Over-the-top ‘Overboard’ quickly sinks into problematic territory
The main takeaway from the remake of the 1987 rom-com “Overboard” is simply: Why? The whole endeavor is an exercise in trying to do too many things — rehash a nostalgic property, propel Mexican film star Eugenio Derbez to mainstream stardom, revive Anna Faris’ career — but it never actually manages to be a good movie.
The trend in Hollywood seems to be to take all of the most Problematic with a capital P comedies from the ’80s, and then gender-swap them so the power dynamic flips. Ghostbusters who are ladies? Sure. Easy enough swap. But trying to gender-swap a story that is so intertwined with themes of domesticity, class, labor, predation, manipulation and oh, yeah, kidnapping is a far more complicated task. One which the writers and directors of “Overboard,” Bob Fisher and Rob Greenberg, haven’t executed with much thought or skill.
The one thing they do get right in the remake is liken the outlandish amnesia tale to the melodramatic telenovelas that are constantly watched in the kitchen of pizza shop where Kate (Faris), a single mom of three girls, delivers pizzas. Her second job is cleaning carpets, which is how she encounters the vain, wealthy party boy Leonardo (Derbez) — the son of the third richest man in the world — yachting off the coast of Oregon. The two get into a spat, Kate is tossed in the sea with her carpet steamer, and she’s got enough motivation to enact some revenge when Leonardo washes ashore with no memory of who he is.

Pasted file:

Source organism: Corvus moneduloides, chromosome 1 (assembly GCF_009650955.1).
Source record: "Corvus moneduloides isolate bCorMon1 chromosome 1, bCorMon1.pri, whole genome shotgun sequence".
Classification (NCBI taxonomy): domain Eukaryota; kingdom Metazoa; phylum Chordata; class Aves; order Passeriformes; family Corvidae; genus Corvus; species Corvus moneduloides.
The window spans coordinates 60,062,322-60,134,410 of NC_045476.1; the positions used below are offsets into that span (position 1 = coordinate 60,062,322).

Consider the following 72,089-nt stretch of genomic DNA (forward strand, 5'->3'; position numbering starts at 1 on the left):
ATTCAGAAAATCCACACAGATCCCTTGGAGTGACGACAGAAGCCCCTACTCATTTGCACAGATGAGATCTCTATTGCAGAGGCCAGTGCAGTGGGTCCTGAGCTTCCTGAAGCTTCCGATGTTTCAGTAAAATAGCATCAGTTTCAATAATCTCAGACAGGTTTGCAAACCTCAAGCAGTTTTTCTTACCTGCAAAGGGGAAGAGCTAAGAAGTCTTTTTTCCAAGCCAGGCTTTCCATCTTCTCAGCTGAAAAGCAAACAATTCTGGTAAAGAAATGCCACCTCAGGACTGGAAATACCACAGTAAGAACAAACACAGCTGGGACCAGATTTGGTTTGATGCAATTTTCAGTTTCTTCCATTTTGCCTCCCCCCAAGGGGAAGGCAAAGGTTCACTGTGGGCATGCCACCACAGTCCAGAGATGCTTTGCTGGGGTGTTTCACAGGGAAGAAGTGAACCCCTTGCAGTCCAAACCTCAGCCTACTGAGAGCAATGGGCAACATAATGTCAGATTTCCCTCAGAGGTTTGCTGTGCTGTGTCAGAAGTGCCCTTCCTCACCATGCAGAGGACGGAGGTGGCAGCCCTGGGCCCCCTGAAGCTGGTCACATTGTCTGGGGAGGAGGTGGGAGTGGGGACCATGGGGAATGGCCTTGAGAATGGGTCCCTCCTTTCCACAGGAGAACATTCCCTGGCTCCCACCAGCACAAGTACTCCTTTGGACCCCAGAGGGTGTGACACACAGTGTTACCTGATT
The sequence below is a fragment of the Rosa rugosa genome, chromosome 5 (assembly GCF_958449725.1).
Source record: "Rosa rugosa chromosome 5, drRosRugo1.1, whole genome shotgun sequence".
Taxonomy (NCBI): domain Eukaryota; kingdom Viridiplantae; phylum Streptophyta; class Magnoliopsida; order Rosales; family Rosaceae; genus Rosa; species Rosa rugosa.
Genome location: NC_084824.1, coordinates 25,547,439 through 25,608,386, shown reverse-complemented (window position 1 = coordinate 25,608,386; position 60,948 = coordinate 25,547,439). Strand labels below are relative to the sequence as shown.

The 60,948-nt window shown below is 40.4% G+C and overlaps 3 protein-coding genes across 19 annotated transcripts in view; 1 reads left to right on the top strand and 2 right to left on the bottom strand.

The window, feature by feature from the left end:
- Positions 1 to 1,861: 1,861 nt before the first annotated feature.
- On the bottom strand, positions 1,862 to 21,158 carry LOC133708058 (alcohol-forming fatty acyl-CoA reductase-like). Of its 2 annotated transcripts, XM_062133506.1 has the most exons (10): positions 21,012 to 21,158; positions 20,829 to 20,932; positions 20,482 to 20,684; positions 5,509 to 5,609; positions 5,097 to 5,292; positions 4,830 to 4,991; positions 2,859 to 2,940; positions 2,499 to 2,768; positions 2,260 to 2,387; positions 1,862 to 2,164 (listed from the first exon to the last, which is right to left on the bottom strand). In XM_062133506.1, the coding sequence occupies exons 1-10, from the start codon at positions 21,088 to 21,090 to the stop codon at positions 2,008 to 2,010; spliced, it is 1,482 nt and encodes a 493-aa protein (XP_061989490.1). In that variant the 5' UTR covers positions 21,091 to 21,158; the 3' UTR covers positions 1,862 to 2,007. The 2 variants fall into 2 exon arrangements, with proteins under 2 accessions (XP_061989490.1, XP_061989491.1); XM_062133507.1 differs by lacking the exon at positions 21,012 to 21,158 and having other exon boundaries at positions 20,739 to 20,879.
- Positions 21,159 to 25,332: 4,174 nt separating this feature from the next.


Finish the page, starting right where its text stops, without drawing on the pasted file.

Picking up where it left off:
The overextended single mother decides to head to the psych ward and pick up some household help, telling the doctors Leonardo is her husband. She puts him to work cooking, cleaning and working construction while she studies for her nursing exam. We all know the story from the original film: With some hard but fulfilling work and exposure to parenting, rich brats can be reformed into good, middle-class citizens.
The idea to flip the gender dynamic and dull some of the creepy vibes of the original — wherein our hunky hero kidnaps a woman with a head injury and presses her into wifely duties — just doesn’t quite work when the script maintains a lot of seriously retrograde gender-based humor. Why maintain the sexism during the overhaul? Everything that actually works in the “Overboard” reboot has less to do with gender and more to do with race, as a majority of the characters are Latino, of different classes and backgrounds, and the discussion of their experiences chasing the American dream, or not, is rich with potential for real cultural commentary.
The main problem is the woeful miscasting of the two leads. Derbez is charming, and he nails the rather ditzy spoiled rich kid routine, but, unfortunately, he’s too old for the role. He and Faris have no chemistry together — they seem more like friendly neighbors than lovers, and the broad declarations of love at the end are incredibly forced and false.
Derbez could have possibly worked across from a stronger female lead, and Faris should have been in the Goldie Hawn role (with perhaps, her ex-husband, doofy bad boy Chris Pratt, in the Russell role). The original “Overboard” is, in retrospect, strained, but part of the fun is watching Hawn and Russell, now longtime partners, fall in love during the film. There’s just no such love — or really anything else worth watching — to witness in the remake.
Cast: Eugenio Derbez, Anna Faris, Eva Longoria, John Hannah, Swoosie Kurtz, Mel Rodriguez.
Directed by Bob Fisher and Rob Greenberg.
Running time: 1 hour, 52 minutes.
Rated PG-13 for suggestive material, partial nudity and some language.